> L?hett?j?: Brian Palmer <brian / pocketmartiansoftware.com>
> P?iv?ys: 2004/12/29 ke PM 05:52:53 GMT+02:00
> Vastaanottaja: ruby-talk / ruby-lang.org (ruby-talk ML)
> Aihe: Re: #send and private methods
> 
> I certainly see what you mean--I can think of cases where it would be 
> useful to bypass the private status of a method, as well.  I was curious 
> how others felt, though.  The reason I ran across the #send behavior is 
> this--I've been toying with different ways of writing a Infocom-style 
> text adventure interpreter in Ruby, and one idea I had was a 'command' 
> object or module that would contain a bunch of methods named after 
> verbs, such as 'look' and 'west'.  Then I would just have the 
> interpreter do a #send with whatever the user typed in, and let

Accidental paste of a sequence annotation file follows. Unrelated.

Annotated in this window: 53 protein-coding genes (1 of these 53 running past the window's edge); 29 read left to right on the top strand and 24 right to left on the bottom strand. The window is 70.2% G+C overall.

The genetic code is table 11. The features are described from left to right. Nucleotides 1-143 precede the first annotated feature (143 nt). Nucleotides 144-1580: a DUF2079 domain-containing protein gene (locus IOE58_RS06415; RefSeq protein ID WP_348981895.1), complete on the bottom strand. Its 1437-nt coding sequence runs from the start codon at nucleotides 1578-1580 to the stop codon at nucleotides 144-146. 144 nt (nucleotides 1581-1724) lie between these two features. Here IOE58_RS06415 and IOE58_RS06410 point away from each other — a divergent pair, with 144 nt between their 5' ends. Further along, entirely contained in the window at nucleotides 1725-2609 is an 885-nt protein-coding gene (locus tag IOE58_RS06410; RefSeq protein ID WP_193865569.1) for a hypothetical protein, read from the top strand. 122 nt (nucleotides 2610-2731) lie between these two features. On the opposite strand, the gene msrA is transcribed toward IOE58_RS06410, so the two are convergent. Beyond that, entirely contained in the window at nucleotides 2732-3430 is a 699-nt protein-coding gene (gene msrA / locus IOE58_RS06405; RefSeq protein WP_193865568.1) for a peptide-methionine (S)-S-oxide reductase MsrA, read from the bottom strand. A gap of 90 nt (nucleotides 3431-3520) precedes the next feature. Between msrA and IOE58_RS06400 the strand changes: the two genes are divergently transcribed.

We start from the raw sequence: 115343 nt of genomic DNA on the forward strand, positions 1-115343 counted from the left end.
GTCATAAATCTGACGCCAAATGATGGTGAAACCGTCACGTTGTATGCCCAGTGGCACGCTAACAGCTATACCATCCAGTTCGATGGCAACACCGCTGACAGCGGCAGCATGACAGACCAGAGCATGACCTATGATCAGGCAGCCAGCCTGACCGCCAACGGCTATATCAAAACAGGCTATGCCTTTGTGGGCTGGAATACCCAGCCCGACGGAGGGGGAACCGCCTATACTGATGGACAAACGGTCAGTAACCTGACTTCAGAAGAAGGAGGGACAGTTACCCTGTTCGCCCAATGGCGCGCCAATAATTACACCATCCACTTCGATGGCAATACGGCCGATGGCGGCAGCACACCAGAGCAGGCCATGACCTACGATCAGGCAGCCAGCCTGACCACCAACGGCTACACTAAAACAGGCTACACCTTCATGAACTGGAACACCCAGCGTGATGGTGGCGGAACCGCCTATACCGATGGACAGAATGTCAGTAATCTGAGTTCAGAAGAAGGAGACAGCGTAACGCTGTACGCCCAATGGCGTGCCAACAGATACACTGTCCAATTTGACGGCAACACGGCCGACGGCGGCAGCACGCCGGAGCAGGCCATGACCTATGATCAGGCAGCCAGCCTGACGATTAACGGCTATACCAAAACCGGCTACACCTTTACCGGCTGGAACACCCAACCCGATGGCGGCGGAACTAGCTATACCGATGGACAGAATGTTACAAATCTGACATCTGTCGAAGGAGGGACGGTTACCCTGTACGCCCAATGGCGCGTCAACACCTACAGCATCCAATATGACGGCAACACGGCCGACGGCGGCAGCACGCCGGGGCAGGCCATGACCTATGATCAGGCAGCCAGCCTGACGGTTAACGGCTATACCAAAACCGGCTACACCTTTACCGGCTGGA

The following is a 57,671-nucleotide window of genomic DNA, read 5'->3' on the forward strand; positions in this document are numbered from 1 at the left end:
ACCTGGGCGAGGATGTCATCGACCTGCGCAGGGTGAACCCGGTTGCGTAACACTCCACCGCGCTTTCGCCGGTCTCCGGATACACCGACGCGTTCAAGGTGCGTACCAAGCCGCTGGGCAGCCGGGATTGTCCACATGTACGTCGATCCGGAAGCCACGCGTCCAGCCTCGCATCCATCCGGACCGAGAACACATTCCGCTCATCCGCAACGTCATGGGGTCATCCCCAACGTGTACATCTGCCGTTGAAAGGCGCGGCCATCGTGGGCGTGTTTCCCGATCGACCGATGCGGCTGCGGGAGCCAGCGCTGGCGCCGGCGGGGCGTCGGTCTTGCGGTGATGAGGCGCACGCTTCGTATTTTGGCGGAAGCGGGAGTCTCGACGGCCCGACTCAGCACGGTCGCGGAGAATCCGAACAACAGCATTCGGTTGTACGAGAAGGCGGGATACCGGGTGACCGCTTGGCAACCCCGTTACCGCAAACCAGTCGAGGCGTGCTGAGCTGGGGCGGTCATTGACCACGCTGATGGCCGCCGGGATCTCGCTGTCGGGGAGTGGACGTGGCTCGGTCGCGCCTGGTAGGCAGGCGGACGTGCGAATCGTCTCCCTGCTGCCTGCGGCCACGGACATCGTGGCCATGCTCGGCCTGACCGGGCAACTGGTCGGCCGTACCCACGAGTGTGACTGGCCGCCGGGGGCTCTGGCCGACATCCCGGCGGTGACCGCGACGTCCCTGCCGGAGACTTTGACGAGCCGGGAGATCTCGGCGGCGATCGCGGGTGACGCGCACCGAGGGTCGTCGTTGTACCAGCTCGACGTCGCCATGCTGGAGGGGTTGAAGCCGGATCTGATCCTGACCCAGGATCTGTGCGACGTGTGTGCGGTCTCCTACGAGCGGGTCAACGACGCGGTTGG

> #method_missing handle the "I don't understand what you mean" type 
> messages.  I was just a bit shocked when I discovered that typing 'gets' 
> into my interpreter actually called the private method 'gets' (and I 
> started thinking about what the adventurous adventurer could do with a 
> well-designed #instance_eval command :)
> 
> But of course, this is easily avoided by checking whether #send would 
> call a public method, or using the awesome "evil ruby" to make a class 
> without Object and Kernel methods.  Not to mention that, while an 
> interesting idea, it's not necessarily the most elegant way to do things 
> anyway.

I--and surely others on this group--am working with MUDs (text-based 
MMORPG predecessors for those not in the know). There're several 
command interpretation options around, a Trie (a ternary tree of 
sorts) being probably the fastest for Ruby (due to lack of pointer 
manipulation). I've also got a class that implements a partial hash 
(allows 'hel' or 'hlep' to match 'help') while still reasonably fast. I can send you some code if you want to take a look at it.

E